lazy days skirt with double-thickness hem

Happy July! I thought it would be fun to show you several really easy modifications that you can do with the Lazy Days Skirt during the month of July. For those of you living in the northern hemisphere (and enjoying the warmer summer weather) maybe you already have this skirt on your sewing list.

The Lazy Days Skirt is a free project that makes an ideal beginner project. If you learn best with a video format, you can sew along with Liesl with a Creativebug workshop. But this is also a fun project for the more experienced sewist, as it makes a great instant gratification project.


Double-thickness hem on the Oliver + S Lazy Days Skirt


Today I’m going to share how I took the Lazy Days Skirt and added a color blocked hem which is similar to the double-thickness hem of Ice Cream dress (view A). It’s quite simple to do. You can make one, too and here’s how.

Note: Instead of the selvage to selvage (44 inches – 45 inches wide) fabric piece needed for the Lazy Days Skirt project, I used a width of 37 inches. So my skirt turned out less full, in case you were wondering.

For this skirt which has a total length of 14.5 inches I used a gray linen piece 13 inches by 37 inches and a pink linen piece 8.5 inches by 37 inches.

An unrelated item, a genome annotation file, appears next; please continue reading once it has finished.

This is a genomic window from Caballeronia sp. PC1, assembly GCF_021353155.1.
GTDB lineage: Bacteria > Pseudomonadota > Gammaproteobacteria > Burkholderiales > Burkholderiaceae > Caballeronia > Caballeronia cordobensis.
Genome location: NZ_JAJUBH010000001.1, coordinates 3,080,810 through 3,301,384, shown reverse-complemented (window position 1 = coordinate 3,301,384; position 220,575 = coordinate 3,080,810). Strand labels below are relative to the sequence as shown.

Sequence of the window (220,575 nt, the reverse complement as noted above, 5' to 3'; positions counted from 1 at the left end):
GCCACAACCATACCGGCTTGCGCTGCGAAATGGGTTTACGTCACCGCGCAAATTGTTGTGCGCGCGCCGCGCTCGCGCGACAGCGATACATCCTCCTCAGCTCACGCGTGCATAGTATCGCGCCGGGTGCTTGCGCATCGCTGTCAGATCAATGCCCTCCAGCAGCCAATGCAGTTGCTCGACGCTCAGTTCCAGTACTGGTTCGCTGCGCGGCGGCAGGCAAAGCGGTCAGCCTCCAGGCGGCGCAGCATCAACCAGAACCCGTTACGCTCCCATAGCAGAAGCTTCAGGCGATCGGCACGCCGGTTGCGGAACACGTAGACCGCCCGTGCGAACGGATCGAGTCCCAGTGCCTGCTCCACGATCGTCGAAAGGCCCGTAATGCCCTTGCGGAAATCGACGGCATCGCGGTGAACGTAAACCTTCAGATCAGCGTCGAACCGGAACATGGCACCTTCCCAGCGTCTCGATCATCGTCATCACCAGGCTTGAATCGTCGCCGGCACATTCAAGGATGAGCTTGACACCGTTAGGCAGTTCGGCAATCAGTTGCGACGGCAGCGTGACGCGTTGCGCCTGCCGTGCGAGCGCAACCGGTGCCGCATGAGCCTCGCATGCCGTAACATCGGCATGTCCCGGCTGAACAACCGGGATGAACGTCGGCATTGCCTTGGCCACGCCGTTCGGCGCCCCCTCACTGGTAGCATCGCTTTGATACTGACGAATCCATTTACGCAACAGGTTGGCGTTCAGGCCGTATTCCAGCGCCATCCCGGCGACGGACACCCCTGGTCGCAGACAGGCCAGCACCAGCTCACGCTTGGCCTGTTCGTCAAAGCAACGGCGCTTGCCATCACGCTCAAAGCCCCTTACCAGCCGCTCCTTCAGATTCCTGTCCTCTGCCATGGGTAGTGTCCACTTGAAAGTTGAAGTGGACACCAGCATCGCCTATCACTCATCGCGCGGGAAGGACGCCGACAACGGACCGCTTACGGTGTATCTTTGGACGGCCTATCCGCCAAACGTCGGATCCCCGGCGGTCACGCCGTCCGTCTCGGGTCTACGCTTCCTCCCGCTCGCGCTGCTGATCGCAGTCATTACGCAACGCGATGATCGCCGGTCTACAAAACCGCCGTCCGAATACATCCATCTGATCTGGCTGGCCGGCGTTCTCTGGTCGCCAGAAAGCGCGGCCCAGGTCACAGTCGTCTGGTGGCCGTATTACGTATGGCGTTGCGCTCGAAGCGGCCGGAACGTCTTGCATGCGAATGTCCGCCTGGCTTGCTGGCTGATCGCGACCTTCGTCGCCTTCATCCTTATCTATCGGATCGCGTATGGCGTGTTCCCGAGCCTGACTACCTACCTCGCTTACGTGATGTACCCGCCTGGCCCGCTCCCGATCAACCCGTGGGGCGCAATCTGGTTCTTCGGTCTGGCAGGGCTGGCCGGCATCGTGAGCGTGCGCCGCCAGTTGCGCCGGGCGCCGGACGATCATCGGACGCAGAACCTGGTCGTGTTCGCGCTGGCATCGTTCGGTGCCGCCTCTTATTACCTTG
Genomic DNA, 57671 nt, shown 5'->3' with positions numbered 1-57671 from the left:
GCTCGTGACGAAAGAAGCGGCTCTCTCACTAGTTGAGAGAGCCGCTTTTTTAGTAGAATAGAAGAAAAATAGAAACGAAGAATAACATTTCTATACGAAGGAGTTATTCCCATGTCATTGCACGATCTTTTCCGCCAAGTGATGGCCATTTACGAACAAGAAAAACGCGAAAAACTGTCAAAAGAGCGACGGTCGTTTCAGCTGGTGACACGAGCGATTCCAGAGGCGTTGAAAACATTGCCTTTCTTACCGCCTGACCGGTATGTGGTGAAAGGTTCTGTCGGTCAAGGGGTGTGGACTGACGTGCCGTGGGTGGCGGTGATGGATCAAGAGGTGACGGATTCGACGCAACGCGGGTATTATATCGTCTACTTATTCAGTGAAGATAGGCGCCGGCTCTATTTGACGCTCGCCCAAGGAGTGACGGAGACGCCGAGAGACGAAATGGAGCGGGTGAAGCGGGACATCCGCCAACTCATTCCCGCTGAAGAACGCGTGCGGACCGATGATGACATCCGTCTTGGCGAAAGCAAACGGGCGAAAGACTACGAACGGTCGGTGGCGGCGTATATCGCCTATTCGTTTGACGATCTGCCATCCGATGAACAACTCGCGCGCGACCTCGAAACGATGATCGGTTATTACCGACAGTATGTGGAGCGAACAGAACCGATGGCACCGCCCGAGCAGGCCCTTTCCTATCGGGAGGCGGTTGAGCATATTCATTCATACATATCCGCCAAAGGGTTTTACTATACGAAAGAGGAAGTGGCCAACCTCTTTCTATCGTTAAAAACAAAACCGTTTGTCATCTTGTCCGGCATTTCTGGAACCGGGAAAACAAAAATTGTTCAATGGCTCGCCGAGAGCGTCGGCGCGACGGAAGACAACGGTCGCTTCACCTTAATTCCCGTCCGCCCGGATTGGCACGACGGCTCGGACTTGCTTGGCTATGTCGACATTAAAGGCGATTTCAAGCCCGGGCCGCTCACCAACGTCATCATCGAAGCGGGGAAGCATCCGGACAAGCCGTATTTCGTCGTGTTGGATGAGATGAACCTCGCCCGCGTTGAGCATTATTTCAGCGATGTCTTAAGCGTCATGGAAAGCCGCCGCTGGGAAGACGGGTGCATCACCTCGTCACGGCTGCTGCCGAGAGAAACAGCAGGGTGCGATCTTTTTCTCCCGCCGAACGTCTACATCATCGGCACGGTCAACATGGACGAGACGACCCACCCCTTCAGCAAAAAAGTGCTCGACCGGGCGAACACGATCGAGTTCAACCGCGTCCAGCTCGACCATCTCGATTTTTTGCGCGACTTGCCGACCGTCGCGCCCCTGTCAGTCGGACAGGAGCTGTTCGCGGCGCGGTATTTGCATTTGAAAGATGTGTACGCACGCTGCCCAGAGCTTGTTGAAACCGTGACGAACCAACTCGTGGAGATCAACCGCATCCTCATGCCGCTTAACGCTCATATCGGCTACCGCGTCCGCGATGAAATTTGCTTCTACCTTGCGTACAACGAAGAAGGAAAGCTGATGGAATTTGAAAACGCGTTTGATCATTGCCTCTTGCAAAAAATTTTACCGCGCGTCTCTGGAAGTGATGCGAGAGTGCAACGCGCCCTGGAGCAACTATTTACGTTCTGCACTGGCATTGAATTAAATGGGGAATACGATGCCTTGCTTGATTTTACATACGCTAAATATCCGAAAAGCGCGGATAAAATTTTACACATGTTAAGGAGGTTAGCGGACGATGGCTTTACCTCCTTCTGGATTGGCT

Note: Maybe you want to make your color blocked hem taller or shorter. Adjust your pieces to get the look that you are going for.

After I sewed the side seams for each of the two pieces, I placed the right side of the pink linen inside the gray linen (so the right side of the pink is touching the wrong side of the gray) and sewed them together with a 1/2 inch seam allowance.


Double-thickness hem tutorial


Next I pressed the pink piece away from the gray piece, keeping the seam allowance towards the pink piece.


Double-thickness hem tutorial


I then pressed the bottom of the pink piece up by 1/2 inch up on the wrong side.


Double-thickness hem tutorial


Next I folded up the pink piece in half making sure that the folded edge covered the stitching, then pressed it with an iron.


Double-thickness hem tutorial


Lastly, I edgestitched all the way around.


Double-thickness hem tutorial


You see? It’s that easy!

This is just one method for creating a double-thickness hem. I prefer this method as I feel I have more control when I do edgestitching on the right side of the fabric.

Come back throughout July to see more customizations on the Lazy Days Skirt to keep your sewing fresh.


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  1. It is easy, because the hem isn’t curved. Love it!

  2. mimijackson (Shop the Garment District)

    Well, you can certainly create a lovely hem this way, but be mindful of what it does to weight/hand of the skirt. Too stiff, and it can be a problem. If it shrinks or handles differently than the skirt fabric, if can also be a problem. This can certainly work well for a bias binding on a hem, or when the hem is intentionally thicker, since you can also use it as a bit of a weight for the garment.

  3. Liz

    So the extra piece is not on the bias because as cybele 727 mentioned, it’s a straight hem? Nice. Could I do this with the Everyday skirt?

  4. I love the dimensions on this Rachel. Looks fabulous!

  5. Lauralee

    You could also make this double edged hem using the *magic* pillowcase method. My eight year old would love to sew up a skirt that easily! The hem is the trouble spot for my kiddos. 😀

  6. Liz, yes you are correct the extra piece is not cut on the bias.

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